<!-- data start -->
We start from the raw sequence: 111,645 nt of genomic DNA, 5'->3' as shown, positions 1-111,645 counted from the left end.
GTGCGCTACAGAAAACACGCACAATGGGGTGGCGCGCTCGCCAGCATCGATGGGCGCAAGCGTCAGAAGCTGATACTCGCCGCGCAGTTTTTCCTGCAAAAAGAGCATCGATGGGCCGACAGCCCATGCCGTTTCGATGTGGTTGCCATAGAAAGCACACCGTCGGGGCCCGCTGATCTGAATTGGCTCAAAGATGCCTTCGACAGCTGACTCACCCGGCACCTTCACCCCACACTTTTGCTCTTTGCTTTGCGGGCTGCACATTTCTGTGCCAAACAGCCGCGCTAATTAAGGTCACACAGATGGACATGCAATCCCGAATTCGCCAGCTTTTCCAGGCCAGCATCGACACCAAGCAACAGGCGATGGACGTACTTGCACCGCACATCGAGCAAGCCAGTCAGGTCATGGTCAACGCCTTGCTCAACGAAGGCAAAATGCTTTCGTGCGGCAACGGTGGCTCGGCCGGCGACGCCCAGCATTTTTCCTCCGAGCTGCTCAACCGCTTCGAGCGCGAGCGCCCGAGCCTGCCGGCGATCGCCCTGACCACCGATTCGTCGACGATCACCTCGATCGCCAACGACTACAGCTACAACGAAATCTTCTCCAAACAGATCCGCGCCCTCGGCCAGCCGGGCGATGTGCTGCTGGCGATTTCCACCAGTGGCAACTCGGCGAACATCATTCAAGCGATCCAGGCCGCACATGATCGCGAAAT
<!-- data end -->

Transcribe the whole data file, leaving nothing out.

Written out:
We start from the raw sequence: 111,645 nt of genomic DNA, 5'->3' as shown, positions 1-111,645 counted from the left end.
GTGCGCTACAGAAAACACGCACAATGGGGTGGCGCGCTCGCCAGCATCGATGGGCGCAAGCGTCAGAAGCTGATACTCGCCGCGCAGTTTTTCCTGCAAAAAGAGCATCGATGGGCCGACAGCCCATGCCGTTTCGATGTGGTTGCCATAGAAAGCACACCGTCGGGGCCCGCTGATCTGAATTGGCTCAAAGATGCCTTCGACAGCTGACTCACCCGGCACCTTCACCCCACACTTTTGCTCTTTGCTTTGCGGGCTGCACATTTCTGTGCCAAACAGCCGCGCTAATTAAGGTCACACAGATGGACATGCAATCCCGAATTCGCCAGCTTTTCCAGGCCAGCATCGACACCAAGCAACAGGCGATGGACGTACTTGCACCGCACATCGAGCAAGCCAGTCAGGTCATGGTCAACGCCTTGCTCAACGAAGGCAAAATGCTTTCGTGCGGCAACGGTGGCTCGGCCGGCGACGCCCAGCATTTTTCCTCCGAGCTGCTCAACCGCTTCGAGCGCGAGCGCCCGAGCCTGCCGGCGATCGCCCTGACCACCGATTCGTCGACGATCACCTCGATCGCCAACGACTACAGCTACAACGAAATCTTCTCCAAACAGATCCGCGCCCTCGGCCAGCCGGGCGATGTGCTGCTGGCGATTTCCACCAGTGGCAACTCGGCGAACATCATTCAAGCGATCCAGGCCGCACATGATCGCGAAAT